Starry Flounder

by Anastasia E.

Starry flounders, in the family of Pleuronectidae, which means they are a righteye flounder. They got the name “Righteye” because unlike other fish who also have eyes that migrate to one side of their body, all the rest have their eye on the left side. These fish have their dorsal and anal fins that are long and continuous, with the dorsal fin extending forward onto their head. Found at the bottom of the ocean they eat little crustaceans and polychaetes that also live on the ocean floor. This family is found pretty much all over the world, with the starry founders are found all around the North Pacific.

Starry flounders are inshore fish, ranging up estuaries well into the freshwater zone (including Seattle’s Duwamish River), with their young found up to 120 km inland. In marine environments, they can be found as deep as 375 m. On the western side of the Pacific they occur as far south as Japan and Korea, ranging through the Aleutian Islands, including the coast of Alaska and Canada, and then down the West Coast of the U.S. as far as the mouth of the Santa Ynez River in Santa Barbra, California. Because they are such a wide spread fish they happen an important game and fish food across their range.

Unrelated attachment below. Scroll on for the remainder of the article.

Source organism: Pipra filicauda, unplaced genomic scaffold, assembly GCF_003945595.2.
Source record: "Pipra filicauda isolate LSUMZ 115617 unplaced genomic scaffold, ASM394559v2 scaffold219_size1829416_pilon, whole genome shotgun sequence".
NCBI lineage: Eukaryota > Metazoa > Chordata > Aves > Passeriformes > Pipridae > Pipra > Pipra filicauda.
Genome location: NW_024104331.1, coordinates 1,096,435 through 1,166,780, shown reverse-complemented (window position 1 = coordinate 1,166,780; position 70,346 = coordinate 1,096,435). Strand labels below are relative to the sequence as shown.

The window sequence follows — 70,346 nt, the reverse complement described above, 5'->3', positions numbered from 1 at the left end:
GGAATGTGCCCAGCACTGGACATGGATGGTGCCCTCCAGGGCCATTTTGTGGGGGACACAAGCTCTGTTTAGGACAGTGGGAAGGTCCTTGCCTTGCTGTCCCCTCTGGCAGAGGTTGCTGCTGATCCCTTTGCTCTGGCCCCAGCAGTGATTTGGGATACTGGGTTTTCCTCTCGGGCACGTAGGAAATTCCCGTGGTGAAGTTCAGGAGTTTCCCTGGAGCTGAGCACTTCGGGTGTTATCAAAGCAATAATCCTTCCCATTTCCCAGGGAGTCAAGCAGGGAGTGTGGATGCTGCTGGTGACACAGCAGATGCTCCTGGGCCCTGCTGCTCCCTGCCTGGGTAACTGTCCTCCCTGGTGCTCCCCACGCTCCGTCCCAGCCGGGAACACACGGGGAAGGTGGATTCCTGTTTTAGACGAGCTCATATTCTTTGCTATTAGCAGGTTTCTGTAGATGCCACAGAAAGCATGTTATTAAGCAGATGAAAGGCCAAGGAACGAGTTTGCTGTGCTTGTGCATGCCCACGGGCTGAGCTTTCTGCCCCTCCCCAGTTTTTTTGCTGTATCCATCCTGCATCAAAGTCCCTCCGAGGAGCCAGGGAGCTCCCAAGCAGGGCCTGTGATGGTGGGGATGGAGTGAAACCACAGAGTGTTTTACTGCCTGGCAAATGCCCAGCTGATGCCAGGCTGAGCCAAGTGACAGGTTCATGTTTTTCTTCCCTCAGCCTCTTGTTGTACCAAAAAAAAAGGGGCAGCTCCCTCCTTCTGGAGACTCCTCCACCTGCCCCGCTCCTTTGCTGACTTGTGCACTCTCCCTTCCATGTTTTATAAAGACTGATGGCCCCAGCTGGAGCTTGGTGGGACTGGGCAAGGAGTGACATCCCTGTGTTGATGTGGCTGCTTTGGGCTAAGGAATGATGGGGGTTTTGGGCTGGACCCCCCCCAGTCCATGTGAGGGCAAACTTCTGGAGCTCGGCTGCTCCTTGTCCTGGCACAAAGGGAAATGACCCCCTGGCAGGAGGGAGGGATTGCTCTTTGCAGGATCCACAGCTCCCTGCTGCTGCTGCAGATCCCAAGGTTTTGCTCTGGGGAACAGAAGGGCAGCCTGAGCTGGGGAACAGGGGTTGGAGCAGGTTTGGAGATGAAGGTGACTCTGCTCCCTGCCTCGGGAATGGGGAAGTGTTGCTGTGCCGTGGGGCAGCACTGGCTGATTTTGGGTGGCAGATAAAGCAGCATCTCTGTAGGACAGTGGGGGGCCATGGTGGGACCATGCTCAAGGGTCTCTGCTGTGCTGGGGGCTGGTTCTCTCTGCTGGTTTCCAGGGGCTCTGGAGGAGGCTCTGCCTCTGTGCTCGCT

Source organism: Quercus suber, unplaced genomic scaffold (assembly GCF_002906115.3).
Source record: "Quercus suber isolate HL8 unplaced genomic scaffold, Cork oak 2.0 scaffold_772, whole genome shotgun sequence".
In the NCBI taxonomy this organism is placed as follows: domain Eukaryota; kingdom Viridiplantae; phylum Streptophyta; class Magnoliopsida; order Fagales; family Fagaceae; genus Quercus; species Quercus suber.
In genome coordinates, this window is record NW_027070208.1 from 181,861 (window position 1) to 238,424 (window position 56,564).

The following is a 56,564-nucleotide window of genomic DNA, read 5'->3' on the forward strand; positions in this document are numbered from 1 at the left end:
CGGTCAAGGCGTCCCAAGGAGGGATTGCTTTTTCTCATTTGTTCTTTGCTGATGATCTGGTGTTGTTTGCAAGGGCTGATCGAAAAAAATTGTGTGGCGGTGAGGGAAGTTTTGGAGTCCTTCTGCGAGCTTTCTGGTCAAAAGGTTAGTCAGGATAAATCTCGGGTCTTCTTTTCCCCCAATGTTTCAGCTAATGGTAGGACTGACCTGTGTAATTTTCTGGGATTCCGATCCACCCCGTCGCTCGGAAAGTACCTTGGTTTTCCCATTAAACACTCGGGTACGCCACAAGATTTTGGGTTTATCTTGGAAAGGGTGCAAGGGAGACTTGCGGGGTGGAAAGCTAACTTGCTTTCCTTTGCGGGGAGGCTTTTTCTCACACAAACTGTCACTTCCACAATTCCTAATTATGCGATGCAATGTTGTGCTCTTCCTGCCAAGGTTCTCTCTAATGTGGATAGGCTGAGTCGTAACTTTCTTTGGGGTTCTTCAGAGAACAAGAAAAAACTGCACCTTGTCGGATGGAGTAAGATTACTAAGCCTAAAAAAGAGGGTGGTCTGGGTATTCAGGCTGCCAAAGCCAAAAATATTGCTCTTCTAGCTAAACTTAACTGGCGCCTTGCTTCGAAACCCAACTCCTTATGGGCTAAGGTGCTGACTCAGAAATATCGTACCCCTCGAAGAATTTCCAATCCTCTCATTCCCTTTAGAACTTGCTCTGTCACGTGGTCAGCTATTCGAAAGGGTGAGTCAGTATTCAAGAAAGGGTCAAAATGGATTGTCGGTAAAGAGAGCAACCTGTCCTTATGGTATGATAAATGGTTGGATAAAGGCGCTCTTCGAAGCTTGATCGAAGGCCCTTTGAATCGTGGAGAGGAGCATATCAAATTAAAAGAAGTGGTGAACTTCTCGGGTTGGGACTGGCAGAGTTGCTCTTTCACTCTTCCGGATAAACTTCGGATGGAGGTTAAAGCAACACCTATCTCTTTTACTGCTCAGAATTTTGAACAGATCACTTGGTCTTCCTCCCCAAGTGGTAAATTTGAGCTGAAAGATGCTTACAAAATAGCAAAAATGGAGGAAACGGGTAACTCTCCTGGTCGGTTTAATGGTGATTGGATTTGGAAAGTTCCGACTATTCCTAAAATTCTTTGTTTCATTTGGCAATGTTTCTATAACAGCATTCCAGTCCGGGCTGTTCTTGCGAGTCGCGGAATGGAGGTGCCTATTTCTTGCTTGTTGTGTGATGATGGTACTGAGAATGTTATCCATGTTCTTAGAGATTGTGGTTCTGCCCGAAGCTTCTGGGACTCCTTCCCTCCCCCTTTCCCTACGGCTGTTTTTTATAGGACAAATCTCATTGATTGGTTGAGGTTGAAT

In Port Townsend there is a Marine Science Center. Rebecca Mostow, the marine exhibit educator at the Science Center had a picky starry founder in one of her tanks. “The starry flounder wouldn’t eat. Over the preceding week, I’d tried nearly everything. He turned up his nose at krill, herring, clams, shrimp, and geoduck. If he didn’t eat soon, I was going to have to release him back into the wild. This starry flounder is about a foot long, with the sassy expression and bugged out eyes that only a flatfish can master. He’d only been in the exhibit for two weeks but I was already pretty attached to him,” Mostow wrote in her blog post. After her flounder wouldn’t eat she decided to go out and catch some grass shrimp, “caught a few small grass shrimp off some kelp. I dropped one into the tank — the flounder either didn’t see it or didn’t care. The next one I held carefully by the tail and inched closer to the mouth of my new friend. He was uninterested until the shrimp wiggled wildly. The flounder slid closer and then snapped up the shrimp! Success! ‘Good boy!’ I said. ‘Good fish!'”

Starry flounders glide over the bottom of the ocean by moving their dorsal and anal fins in sort of a rippling motion. They are feeding on a variety of benthic invertebrates. As larvae fish, they start out consuming planktonic algae and crustaceans then as they metamorphose they shift to larger prey including grass shrimp.

As Mostow is the marine exhibit educator AmeriCorps Member at the Port Townsend Marine Science Center. She says that it is full of small puzzles just like the Flounder Dilemma. “Each one has to be tackled with care and speed because there are many different individuals from every imaginable phylum counting on me.” She says that this starry founder is vibrant and interesting ambassador of his species and getting him to eat proves just that.

“On an ideal day, I don’t teach people about the fish — the fish themselves are interesting enough to teach the visitors”.

Categories Science

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